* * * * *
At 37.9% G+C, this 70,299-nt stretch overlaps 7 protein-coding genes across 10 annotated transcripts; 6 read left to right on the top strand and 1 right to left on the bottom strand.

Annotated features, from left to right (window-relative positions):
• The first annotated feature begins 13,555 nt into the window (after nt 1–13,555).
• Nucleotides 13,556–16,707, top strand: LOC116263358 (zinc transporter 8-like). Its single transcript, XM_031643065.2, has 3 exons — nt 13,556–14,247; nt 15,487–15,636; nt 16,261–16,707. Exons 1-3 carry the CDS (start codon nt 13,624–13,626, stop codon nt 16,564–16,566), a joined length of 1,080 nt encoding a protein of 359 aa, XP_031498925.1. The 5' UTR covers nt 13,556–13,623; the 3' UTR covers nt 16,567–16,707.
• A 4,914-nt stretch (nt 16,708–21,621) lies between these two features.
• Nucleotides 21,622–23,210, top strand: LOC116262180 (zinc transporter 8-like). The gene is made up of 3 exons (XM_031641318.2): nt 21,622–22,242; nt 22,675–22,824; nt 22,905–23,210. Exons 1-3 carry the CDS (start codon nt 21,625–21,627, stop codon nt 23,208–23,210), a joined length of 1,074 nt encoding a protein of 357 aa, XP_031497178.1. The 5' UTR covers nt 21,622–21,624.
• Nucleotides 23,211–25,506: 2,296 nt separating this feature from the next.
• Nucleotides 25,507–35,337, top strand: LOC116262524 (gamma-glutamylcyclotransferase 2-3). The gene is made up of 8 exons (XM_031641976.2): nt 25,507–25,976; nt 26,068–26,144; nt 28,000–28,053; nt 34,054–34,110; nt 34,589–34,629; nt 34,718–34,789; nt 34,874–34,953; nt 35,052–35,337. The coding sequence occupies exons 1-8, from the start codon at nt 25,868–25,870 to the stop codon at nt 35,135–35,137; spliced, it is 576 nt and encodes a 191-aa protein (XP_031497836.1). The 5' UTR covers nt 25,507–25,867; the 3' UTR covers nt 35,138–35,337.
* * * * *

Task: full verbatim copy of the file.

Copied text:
At 37.9% G+C, this 70,299-nt stretch overlaps 7 protein-coding genes across 10 annotated transcripts; 6 read left to right on the top strand and 1 right to left on the bottom strand.

Annotated features, from left to right (window-relative positions):
• The first annotated feature begins 13,555 nt into the window (after nt 1–13,555).
• Nucleotides 13,556–16,707, top strand: LOC116263358 (zinc transporter 8-like). Its single transcript, XM_031643065.2, has 3 exons — nt 13,556–14,247; nt 15,487–15,636; nt 16,261–16,707. Exons 1-3 carry the CDS (start codon nt 13,624–13,626, stop codon nt 16,564–16,566), a joined length of 1,080 nt encoding a protein of 359 aa, XP_031498925.1. The 5' UTR covers nt 13,556–13,623; the 3' UTR covers nt 16,567–16,707.
• A 4,914-nt stretch (nt 16,708–21,621) lies between these two features.
• Nucleotides 21,622–23,210, top strand: LOC116262180 (zinc transporter 8-like). The gene is made up of 3 exons (XM_031641318.2): nt 21,622–22,242; nt 22,675–22,824; nt 22,905–23,210. Exons 1-3 carry the CDS (start codon nt 21,625–21,627, stop codon nt 23,208–23,210), a joined length of 1,074 nt encoding a protein of 357 aa, XP_031497178.1. The 5' UTR covers nt 21,622–21,624.
• Nucleotides 23,211–25,506: 2,296 nt separating this feature from the next.
• Nucleotides 25,507–35,337, top strand: LOC116262524 (gamma-glutamylcyclotransferase 2-3). The gene is made up of 8 exons (XM_031641976.2): nt 25,507–25,976; nt 26,068–26,144; nt 28,000–28,053; nt 34,054–34,110; nt 34,589–34,629; nt 34,718–34,789; nt 34,874–34,953; nt 35,052–35,337. The coding sequence occupies exons 1-8, from the start codon at nt 25,868–25,870 to the stop codon at nt 35,135–35,137; spliced, it is 576 nt and encodes a 191-aa protein (XP_031497836.1). The 5' UTR covers nt 25,507–25,867; the 3' UTR covers nt 35,138–35,337.